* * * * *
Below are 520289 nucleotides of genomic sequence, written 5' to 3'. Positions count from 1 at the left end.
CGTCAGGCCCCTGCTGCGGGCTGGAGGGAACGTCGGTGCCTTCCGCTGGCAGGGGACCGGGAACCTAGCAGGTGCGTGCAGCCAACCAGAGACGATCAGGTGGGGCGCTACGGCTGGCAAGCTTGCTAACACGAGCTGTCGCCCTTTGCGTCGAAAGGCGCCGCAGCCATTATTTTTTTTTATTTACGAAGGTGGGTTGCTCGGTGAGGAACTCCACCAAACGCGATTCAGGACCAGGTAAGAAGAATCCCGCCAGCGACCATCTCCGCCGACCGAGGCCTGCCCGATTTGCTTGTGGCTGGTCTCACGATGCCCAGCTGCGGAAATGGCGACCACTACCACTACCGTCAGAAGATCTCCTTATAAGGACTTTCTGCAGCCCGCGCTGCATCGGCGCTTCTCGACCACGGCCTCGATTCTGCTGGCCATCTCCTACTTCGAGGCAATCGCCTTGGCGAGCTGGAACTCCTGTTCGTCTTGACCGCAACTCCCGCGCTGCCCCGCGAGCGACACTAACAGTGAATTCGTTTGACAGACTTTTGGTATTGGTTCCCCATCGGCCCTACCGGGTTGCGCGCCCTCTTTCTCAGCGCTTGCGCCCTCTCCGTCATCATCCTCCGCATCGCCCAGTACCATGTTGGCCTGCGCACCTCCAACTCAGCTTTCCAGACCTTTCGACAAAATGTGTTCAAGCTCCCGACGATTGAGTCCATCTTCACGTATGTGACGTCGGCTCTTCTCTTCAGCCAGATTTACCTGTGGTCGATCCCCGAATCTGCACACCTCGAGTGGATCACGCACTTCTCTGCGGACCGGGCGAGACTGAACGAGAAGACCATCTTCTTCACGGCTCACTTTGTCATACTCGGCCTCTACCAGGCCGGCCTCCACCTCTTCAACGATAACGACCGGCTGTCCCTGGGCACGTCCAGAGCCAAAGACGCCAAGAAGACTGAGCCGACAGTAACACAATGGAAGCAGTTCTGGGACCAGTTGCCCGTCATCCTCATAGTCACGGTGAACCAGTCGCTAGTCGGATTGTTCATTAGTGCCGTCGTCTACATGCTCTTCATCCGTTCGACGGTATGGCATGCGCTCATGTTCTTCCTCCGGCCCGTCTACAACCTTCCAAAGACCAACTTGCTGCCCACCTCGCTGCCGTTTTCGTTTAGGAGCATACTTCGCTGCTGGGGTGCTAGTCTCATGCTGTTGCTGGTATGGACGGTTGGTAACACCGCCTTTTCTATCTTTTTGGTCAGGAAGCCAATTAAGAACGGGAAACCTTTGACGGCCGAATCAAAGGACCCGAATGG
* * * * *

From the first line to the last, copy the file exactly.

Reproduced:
Below are 520289 nucleotides of genomic sequence, written 5' to 3'. Positions count from 1 at the left end.
CGTCAGGCCCCTGCTGCGGGCTGGAGGGAACGTCGGTGCCTTCCGCTGGCAGGGGACCGGGAACCTAGCAGGTGCGTGCAGCCAACCAGAGACGATCAGGTGGGGCGCTACGGCTGGCAAGCTTGCTAACACGAGCTGTCGCCCTTTGCGTCGAAAGGCGCCGCAGCCATTATTTTTTTTTATTTACGAAGGTGGGTTGCTCGGTGAGGAACTCCACCAAACGCGATTCAGGACCAGGTAAGAAGAATCCCGCCAGCGACCATCTCCGCCGACCGAGGCCTGCCCGATTTGCTTGTGGCTGGTCTCACGATGCCCAGCTGCGGAAATGGCGACCACTACCACTACCGTCAGAAGATCTCCTTATAAGGACTTTCTGCAGCCCGCGCTGCATCGGCGCTTCTCGACCACGGCCTCGATTCTGCTGGCCATCTCCTACTTCGAGGCAATCGCCTTGGCGAGCTGGAACTCCTGTTCGTCTTGACCGCAACTCCCGCGCTGCCCCGCGAGCGACACTAACAGTGAATTCGTTTGACAGACTTTTGGTATTGGTTCCCCATCGGCCCTACCGGGTTGCGCGCCCTCTTTCTCAGCGCTTGCGCCCTCTCCGTCATCATCCTCCGCATCGCCCAGTACCATGTTGGCCTGCGCACCTCCAACTCAGCTTTCCAGACCTTTCGACAAAATGTGTTCAAGCTCCCGACGATTGAGTCCATCTTCACGTATGTGACGTCGGCTCTTCTCTTCAGCCAGATTTACCTGTGGTCGATCCCCGAATCTGCACACCTCGAGTGGATCACGCACTTCTCTGCGGACCGGGCGAGACTGAACGAGAAGACCATCTTCTTCACGGCTCACTTTGTCATACTCGGCCTCTACCAGGCCGGCCTCCACCTCTTCAACGATAACGACCGGCTGTCCCTGGGCACGTCCAGAGCCAAAGACGCCAAGAAGACTGAGCCGACAGTAACACAATGGAAGCAGTTCTGGGACCAGTTGCCCGTCATCCTCATAGTCACGGTGAACCAGTCGCTAGTCGGATTGTTCATTAGTGCCGTCGTCTACATGCTCTTCATCCGTTCGACGGTATGGCATGCGCTCATGTTCTTCCTCCGGCCCGTCTACAACCTTCCAAAGACCAACTTGCTGCCCACCTCGCTGCCGTTTTCGTTTAGGAGCATACTTCGCTGCTGGGGTGCTAGTCTCATGCTGTTGCTGGTATGGACGGTTGGTAACACCGCCTTTTCTATCTTTTTGGTCAGGAAGCCAATTAAGAACGGGAAACCTTTGACGGCCGAATCAAAGGACCCGAATGG